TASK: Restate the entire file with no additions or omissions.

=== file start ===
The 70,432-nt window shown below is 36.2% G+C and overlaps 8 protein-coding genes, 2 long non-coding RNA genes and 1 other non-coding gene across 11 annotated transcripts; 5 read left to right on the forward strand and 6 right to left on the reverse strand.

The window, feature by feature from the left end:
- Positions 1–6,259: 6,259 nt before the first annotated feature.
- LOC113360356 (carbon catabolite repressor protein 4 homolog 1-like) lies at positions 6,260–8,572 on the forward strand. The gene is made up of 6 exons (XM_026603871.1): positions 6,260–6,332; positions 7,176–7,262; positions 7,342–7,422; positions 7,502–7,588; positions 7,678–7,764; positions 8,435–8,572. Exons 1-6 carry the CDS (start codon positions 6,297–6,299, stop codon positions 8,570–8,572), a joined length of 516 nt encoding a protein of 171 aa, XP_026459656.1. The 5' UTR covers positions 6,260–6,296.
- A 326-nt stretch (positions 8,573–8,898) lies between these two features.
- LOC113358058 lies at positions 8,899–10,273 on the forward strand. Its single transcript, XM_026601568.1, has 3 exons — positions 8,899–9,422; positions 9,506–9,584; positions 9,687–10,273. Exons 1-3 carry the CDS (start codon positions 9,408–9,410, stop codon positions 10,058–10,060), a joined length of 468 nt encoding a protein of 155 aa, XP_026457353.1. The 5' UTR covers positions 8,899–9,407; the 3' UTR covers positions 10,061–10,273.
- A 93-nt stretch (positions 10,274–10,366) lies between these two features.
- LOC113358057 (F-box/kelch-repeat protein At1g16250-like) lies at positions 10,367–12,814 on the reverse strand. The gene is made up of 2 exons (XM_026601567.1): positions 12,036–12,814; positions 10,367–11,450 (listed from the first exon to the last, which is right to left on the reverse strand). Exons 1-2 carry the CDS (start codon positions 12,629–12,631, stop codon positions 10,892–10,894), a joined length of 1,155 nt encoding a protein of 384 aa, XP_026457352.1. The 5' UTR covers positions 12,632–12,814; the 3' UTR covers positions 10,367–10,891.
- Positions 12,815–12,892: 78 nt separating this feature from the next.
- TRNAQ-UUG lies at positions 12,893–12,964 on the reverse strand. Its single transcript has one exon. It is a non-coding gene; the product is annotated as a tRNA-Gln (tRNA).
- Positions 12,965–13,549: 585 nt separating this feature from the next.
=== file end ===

The 70,432-nt window shown below is 36.2% G+C and overlaps 8 protein-coding genes, 2 long non-coding RNA genes and 1 other non-coding gene across 11 annotated transcripts; 5 read left to right on the forward strand and 6 right to left on the reverse strand.

The window, feature by feature from the left end:
- Positions 1–6,259: 6,259 nt before the first annotated feature.
- LOC113360356 (carbon catabolite repressor protein 4 homolog 1-like) lies at positions 6,260–8,572 on the forward strand. The gene is made up of 6 exons (XM_026603871.1): positions 6,260–6,332; positions 7,176–7,262; positions 7,342–7,422; positions 7,502–7,588; positions 7,678–7,764; positions 8,435–8,572. Exons 1-6 carry the CDS (start codon positions 6,297–6,299, stop codon positions 8,570–8,572), a joined length of 516 nt encoding a protein of 171 aa, XP_026459656.1. The 5' UTR covers positions 6,260–6,296.
- A 326-nt stretch (positions 8,573–8,898) lies between these two features.
- LOC113358058 lies at positions 8,899–10,273 on the forward strand. Its single transcript, XM_026601568.1, has 3 exons — positions 8,899–9,422; positions 9,506–9,584; positions 9,687–10,273. Exons 1-3 carry the CDS (start codon positions 9,408–9,410, stop codon positions 10,058–10,060), a joined length of 468 nt encoding a protein of 155 aa, XP_026457353.1. The 5' UTR covers positions 8,899–9,407; the 3' UTR covers positions 10,061–10,273.
- A 93-nt stretch (positions 10,274–10,366) lies between these two features.
- LOC113358057 (F-box/kelch-repeat protein At1g16250-like) lies at positions 10,367–12,814 on the reverse strand. The gene is made up of 2 exons (XM_026601567.1): positions 12,036–12,814; positions 10,367–11,450 (listed from the first exon to the last, which is right to left on the reverse strand). Exons 1-2 carry the CDS (start codon positions 12,629–12,631, stop codon positions 10,892–10,894), a joined length of 1,155 nt encoding a protein of 384 aa, XP_026457352.1. The 5' UTR covers positions 12,632–12,814; the 3' UTR covers positions 10,367–10,891.
- Positions 12,815–12,892: 78 nt separating this feature from the next.
- TRNAQ-UUG lies at positions 12,893–12,964 on the reverse strand. Its single transcript has one exon. It is a non-coding gene; the product is annotated as a tRNA-Gln (tRNA).
- Positions 12,965–13,549: 585 nt separating this feature from the next.